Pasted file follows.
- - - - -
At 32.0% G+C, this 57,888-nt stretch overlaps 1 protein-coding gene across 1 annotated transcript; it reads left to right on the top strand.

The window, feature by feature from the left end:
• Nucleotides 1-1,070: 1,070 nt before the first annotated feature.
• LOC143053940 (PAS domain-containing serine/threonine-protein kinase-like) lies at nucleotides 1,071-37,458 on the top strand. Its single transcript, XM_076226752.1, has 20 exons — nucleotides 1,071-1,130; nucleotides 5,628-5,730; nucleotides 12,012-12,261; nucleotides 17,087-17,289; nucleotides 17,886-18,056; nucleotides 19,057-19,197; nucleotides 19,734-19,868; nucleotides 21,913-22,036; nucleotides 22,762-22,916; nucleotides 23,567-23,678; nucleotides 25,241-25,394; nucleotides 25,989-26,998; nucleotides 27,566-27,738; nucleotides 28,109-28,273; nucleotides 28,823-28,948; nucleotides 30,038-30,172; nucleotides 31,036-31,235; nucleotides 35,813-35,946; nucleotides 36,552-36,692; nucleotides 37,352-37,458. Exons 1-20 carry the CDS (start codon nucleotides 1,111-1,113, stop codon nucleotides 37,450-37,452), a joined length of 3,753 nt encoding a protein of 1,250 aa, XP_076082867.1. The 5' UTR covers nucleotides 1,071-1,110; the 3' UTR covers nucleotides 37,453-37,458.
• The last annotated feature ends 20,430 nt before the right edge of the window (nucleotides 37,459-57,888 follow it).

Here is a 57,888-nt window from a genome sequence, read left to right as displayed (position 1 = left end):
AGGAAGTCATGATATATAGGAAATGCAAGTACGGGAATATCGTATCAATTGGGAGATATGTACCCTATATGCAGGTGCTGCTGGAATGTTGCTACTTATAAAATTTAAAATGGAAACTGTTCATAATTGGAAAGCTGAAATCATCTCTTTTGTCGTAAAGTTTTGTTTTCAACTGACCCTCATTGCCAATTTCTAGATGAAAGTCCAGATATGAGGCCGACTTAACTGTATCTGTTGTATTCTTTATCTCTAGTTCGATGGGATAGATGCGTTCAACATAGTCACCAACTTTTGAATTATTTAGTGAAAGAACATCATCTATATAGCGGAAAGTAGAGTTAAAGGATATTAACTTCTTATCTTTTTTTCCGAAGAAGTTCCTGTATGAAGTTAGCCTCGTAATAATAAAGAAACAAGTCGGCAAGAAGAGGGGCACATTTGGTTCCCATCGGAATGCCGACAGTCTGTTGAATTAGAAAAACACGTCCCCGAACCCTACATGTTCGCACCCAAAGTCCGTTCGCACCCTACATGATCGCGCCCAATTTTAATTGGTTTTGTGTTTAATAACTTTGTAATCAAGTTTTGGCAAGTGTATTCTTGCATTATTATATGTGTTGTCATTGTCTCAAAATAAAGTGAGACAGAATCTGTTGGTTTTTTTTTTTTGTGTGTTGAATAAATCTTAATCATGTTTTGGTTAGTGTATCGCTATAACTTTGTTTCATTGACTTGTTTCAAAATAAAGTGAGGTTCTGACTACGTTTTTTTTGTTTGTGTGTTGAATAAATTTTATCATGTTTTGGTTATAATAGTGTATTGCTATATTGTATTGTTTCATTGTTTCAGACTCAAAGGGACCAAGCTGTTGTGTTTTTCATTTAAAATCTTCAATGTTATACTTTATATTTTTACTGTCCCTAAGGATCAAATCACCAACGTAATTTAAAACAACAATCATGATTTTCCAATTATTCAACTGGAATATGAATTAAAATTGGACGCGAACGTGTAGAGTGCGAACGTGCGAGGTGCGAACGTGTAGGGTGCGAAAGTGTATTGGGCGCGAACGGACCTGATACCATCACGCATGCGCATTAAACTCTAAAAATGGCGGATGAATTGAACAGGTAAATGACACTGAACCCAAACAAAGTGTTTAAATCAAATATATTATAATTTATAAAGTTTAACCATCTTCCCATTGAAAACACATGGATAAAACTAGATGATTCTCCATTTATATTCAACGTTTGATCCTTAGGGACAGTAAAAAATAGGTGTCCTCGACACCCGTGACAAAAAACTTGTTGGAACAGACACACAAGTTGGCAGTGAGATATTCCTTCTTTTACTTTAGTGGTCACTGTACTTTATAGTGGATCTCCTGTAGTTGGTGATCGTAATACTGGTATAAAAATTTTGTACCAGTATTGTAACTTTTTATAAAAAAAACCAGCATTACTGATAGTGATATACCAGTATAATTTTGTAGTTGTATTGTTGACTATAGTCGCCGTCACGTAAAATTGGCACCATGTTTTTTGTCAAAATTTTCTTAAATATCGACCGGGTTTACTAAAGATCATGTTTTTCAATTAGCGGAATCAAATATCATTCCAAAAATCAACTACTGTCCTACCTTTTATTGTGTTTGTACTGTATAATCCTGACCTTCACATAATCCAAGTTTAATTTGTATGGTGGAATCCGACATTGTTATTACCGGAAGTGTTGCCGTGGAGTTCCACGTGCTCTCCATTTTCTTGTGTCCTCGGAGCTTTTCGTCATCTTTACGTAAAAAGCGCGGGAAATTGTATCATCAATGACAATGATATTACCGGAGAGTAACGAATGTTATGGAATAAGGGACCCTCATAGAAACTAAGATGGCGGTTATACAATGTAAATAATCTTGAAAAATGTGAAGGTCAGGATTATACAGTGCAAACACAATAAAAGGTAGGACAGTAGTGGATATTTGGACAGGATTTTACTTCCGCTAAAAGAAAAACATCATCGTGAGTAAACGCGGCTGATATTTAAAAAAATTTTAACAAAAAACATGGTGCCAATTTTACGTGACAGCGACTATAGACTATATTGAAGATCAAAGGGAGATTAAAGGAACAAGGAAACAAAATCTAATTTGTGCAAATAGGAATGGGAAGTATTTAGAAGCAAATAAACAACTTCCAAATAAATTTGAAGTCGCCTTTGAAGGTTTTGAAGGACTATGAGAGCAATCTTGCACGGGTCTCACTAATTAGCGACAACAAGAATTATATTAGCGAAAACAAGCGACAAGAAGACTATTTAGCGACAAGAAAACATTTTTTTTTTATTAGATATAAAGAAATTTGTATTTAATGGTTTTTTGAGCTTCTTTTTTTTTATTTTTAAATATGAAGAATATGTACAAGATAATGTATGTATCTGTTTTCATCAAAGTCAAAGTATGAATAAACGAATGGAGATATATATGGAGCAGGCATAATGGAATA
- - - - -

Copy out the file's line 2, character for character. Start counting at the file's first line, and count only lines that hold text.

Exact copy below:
The window, feature by feature from the left end: